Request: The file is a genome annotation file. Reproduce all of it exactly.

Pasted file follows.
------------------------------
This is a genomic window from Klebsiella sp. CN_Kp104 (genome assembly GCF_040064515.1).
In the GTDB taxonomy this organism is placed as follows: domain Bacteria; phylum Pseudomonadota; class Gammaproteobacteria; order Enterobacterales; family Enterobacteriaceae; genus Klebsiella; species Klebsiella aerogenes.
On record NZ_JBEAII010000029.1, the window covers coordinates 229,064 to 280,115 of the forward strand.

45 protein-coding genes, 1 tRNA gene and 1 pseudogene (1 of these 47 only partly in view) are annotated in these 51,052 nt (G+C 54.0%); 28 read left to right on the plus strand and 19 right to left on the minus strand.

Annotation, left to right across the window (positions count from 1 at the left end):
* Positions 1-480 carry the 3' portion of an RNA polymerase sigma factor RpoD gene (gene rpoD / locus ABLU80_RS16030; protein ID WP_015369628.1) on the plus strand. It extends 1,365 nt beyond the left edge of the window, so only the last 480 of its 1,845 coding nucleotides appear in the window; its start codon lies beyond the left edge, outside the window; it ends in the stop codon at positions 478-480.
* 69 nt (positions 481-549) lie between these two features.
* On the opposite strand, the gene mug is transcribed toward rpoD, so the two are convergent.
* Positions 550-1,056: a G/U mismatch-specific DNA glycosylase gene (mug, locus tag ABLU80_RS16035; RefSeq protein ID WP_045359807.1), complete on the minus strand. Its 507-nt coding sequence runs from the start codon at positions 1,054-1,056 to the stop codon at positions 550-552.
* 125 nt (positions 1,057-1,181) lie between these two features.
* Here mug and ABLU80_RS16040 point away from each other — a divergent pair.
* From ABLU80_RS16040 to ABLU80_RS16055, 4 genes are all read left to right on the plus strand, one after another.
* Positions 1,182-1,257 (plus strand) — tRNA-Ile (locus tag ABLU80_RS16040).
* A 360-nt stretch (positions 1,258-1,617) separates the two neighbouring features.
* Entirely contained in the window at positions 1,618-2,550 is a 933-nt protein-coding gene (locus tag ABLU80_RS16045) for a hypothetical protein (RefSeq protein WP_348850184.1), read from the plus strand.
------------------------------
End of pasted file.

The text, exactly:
This is a genomic window from Klebsiella sp. CN_Kp104 (genome assembly GCF_040064515.1).
In the GTDB taxonomy this organism is placed as follows: domain Bacteria; phylum Pseudomonadota; class Gammaproteobacteria; order Enterobacterales; family Enterobacteriaceae; genus Klebsiella; species Klebsiella aerogenes.
On record NZ_JBEAII010000029.1, the window covers coordinates 229,064 to 280,115 of the forward strand.

45 protein-coding genes, 1 tRNA gene and 1 pseudogene (1 of these 47 only partly in view) are annotated in these 51,052 nt (G+C 54.0%); 28 read left to right on the plus strand and 19 right to left on the minus strand.

Annotation, left to right across the window (positions count from 1 at the left end):
* Positions 1-480 carry the 3' portion of an RNA polymerase sigma factor RpoD gene (gene rpoD / locus ABLU80_RS16030; protein ID WP_015369628.1) on the plus strand. It extends 1,365 nt beyond the left edge of the window, so only the last 480 of its 1,845 coding nucleotides appear in the window; its start codon lies beyond the left edge, outside the window; it ends in the stop codon at positions 478-480.
* 69 nt (positions 481-549) lie between these two features.
* On the opposite strand, the gene mug is transcribed toward rpoD, so the two are convergent.
* Positions 550-1,056: a G/U mismatch-specific DNA glycosylase gene (mug, locus tag ABLU80_RS16035; RefSeq protein ID WP_045359807.1), complete on the minus strand. Its 507-nt coding sequence runs from the start codon at positions 1,054-1,056 to the stop codon at positions 550-552.
* 125 nt (positions 1,057-1,181) lie between these two features.
* Here mug and ABLU80_RS16040 point away from each other — a divergent pair.
* From ABLU80_RS16040 to ABLU80_RS16055, 4 genes are all read left to right on the plus strand, one after another.
* Positions 1,182-1,257 (plus strand) — tRNA-Ile (locus tag ABLU80_RS16040).
* A 360-nt stretch (positions 1,258-1,617) separates the two neighbouring features.
* Entirely contained in the window at positions 1,618-2,550 is a 933-nt protein-coding gene (locus tag ABLU80_RS16045) for a hypothetical protein (RefSeq protein WP_348850184.1), read from the plus strand.